The Lessons Jazz Can Teach Other Disciplines, Dead or Not

The Lessons Jazz Can Teach Other Disciplines, Dead or Not

And by “dead,” I’m being flippant. Obviously there’s a vibrant jazz scene worldwide, if it isn’t a prominent form at the moment. And maybe it never will be.

When I was phoneless the last couple days, I listened to the local jazz station, the eminent KKJZ. An ethereal, assured voice sang a Jobim standard called “Meditation,” and that confident singer was Fay Claassen, a Dutch musician. Her interpretation was a languid study in wistful longing, and on the musicianship side, I was captivated by the way she closed the song with a series of beautiful, cascading “to me”s. It’s haunting and affecting. Check it out if you didn’t already play the link above.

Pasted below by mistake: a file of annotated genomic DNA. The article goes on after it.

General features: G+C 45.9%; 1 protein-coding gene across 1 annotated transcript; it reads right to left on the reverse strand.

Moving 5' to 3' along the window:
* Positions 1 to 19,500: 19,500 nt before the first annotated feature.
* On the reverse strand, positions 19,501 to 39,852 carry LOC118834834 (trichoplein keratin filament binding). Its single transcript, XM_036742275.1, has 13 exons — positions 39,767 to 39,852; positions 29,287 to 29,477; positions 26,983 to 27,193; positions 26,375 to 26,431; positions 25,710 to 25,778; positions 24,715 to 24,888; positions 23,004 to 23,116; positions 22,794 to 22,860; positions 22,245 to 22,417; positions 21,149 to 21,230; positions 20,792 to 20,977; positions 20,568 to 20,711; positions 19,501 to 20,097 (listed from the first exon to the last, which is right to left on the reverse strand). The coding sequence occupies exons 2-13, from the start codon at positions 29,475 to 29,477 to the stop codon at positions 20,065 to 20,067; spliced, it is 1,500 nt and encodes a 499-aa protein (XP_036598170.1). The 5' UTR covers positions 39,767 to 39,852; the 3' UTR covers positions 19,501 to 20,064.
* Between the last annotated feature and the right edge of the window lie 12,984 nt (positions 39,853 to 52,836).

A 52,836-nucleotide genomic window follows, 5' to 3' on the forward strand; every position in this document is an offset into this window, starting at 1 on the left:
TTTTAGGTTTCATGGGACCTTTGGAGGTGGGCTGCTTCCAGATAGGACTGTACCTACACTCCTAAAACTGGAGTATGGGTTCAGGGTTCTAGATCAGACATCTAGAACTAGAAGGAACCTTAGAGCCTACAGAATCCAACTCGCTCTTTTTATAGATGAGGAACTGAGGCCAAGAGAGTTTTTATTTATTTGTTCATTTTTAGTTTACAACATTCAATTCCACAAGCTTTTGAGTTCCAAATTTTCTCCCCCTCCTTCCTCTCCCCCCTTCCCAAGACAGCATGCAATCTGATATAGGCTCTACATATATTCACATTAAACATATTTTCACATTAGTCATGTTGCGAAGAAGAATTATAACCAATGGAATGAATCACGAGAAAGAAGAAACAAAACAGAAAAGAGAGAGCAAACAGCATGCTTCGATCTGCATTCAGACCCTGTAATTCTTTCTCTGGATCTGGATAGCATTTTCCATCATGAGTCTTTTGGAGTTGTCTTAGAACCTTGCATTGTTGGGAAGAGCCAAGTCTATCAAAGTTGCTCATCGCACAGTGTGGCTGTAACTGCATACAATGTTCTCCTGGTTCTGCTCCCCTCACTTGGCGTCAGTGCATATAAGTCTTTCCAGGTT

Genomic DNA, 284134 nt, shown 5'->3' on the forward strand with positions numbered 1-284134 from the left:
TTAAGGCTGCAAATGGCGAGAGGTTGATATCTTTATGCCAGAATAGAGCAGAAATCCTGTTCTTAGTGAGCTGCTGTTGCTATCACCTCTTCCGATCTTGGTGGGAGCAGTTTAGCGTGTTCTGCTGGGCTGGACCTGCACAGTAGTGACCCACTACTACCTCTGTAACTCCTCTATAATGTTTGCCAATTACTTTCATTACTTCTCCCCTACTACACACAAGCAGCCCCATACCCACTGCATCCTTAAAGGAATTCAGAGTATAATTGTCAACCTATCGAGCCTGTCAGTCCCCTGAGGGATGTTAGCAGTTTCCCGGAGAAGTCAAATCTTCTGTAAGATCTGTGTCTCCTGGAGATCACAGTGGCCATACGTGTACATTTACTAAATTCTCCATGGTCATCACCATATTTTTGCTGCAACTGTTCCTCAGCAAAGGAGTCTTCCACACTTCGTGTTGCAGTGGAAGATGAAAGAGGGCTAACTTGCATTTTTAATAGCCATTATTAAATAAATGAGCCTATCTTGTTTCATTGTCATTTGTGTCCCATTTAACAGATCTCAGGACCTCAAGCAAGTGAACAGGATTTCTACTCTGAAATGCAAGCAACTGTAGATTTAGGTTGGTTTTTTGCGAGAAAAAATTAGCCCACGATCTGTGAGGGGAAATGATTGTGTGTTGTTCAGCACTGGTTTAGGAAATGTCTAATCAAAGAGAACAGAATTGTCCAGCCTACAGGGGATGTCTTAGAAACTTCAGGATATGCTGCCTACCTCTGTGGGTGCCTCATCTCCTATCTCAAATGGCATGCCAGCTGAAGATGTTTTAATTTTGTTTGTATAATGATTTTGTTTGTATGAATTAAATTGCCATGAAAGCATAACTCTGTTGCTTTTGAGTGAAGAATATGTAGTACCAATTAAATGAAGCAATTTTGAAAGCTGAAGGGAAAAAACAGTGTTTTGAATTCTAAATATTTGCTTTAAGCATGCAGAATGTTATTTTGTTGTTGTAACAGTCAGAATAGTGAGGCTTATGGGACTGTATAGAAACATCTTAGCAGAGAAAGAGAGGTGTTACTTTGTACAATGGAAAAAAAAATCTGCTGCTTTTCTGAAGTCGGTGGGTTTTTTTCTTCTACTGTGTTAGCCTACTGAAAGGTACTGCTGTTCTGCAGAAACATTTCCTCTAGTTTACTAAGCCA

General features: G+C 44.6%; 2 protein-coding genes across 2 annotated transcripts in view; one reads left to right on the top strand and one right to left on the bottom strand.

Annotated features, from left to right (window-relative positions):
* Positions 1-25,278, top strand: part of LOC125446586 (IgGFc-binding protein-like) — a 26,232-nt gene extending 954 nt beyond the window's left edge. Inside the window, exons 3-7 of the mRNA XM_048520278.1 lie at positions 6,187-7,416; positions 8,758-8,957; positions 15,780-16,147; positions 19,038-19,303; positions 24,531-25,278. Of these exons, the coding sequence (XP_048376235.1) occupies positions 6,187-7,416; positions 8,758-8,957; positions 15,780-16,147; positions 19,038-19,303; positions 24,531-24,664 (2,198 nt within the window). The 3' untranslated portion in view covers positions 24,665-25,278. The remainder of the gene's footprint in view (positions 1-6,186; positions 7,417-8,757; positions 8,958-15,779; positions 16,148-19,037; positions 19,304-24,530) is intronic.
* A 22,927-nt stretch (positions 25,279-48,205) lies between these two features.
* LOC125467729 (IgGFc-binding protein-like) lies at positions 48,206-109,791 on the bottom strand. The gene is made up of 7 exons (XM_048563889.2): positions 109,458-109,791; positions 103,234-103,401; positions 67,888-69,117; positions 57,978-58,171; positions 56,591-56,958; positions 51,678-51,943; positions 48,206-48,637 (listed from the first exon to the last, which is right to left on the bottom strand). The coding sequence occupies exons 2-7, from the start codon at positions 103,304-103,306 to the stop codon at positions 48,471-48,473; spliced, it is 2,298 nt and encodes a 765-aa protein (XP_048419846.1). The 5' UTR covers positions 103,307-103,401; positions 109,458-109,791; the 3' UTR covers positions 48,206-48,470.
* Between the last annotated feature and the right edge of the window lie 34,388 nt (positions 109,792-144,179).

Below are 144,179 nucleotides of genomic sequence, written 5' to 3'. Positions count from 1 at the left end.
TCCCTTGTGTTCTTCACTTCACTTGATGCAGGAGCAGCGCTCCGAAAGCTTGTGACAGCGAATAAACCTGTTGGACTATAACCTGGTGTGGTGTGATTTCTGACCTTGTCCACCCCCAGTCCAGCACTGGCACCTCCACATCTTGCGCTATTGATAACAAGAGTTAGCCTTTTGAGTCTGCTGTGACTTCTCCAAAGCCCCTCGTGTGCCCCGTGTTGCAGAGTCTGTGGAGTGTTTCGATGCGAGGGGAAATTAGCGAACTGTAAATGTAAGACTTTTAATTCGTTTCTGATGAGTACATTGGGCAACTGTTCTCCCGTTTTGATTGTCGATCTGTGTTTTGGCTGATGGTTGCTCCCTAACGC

But choosing to play—or even listen to—this less popular music is instructive to other types of art, especially work that relies on any kind of spontaneity or iteration or abstraction. Jazz is a form of constant invention, where improvisation around a theme or scheme is essential to it. And musicians who study and perform it don’t care that it isn’t the hot thing of the moment. They revel in its free expression and demand for skill.

Writers and painters can find allegories in their own work from this.

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